July 5, 2010 | by Andrew Kameka
Google set out to push the envelope and show people what Android could do when challenged. It’s fair to say that “Mission Accomplished” is the best way to describe that goal when it comes to the Nexus One. However, according to Google CEO Eric Schmidt, the Nexus One is as far as the company plans to go in the handset making business.
In an interview with The Telegraph, Schmidt said in no uncertain terms that the Nexus One is a one-and-done project like most NCAA basketball stars – there will be no sophomore effort. Schmidt told the Telegraph:
The idea a year and a half ago was to do the Nexus One to try to move the phone platform hardware business forward. It clearly did. It was so successful, we didn’t have to do a second one. We would view that as positive but people criticised us heavily for that. I called up the board and said: ‘Ok, it worked. Congratulations – we’re stopping’. We like that flexibility, we think that flexibility is characteristic of nimbleness at our scale.
So, Google says there’s no Nexus One sequel coming. That must mean a Nexus sequel is coming, right? Let’s look at the history of its predecessor:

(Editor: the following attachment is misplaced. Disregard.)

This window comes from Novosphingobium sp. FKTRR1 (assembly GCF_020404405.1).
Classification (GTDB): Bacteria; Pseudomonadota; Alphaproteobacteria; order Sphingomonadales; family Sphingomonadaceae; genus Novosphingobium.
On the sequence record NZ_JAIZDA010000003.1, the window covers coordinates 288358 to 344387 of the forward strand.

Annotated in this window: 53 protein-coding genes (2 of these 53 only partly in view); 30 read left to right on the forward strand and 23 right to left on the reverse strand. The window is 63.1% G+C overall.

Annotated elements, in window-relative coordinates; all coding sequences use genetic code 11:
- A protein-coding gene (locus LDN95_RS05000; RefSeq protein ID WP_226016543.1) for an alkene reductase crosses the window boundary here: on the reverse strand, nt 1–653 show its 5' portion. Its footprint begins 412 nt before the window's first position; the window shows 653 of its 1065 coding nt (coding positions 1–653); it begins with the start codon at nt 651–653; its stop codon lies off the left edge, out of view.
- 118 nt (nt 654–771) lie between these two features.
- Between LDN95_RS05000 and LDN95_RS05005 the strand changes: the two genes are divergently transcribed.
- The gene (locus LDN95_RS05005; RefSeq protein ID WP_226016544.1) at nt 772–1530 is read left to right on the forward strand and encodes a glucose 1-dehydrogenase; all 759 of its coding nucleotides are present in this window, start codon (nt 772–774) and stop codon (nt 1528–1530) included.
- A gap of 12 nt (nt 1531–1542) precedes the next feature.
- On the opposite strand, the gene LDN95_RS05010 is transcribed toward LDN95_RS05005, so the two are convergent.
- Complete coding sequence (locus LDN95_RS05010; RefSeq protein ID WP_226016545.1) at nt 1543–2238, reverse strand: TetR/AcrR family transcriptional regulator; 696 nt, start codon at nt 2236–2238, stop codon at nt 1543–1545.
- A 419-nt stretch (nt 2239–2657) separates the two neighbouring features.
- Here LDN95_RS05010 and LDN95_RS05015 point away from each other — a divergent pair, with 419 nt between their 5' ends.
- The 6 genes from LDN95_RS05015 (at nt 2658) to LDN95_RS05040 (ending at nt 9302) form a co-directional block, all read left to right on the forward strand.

- In October 2009, a rumor comes out that Google is developing a phone that it will sell directly, and is unlocked to work on multiple carriers.
- That same week, Andy Rubin, Google vp of engineering, responds that Google is “not making hardware…we’re enabling other people to build hardware.”
- One month later, the world learns of the Nexus One as it is leaked to employees.
- In January 2010, Google finally unveils the Nexus One: a phone that it sells directly, and is unlocked to work on multiple carriers.
Maybe this time Google will actually stick to its word and the day of the Google-branded phone really has passed – for now. But if the company was willing to purposely misdirect us on this issue before, don’t be surprised if some people keep hope that a Nexus One sequel will pop up in the future.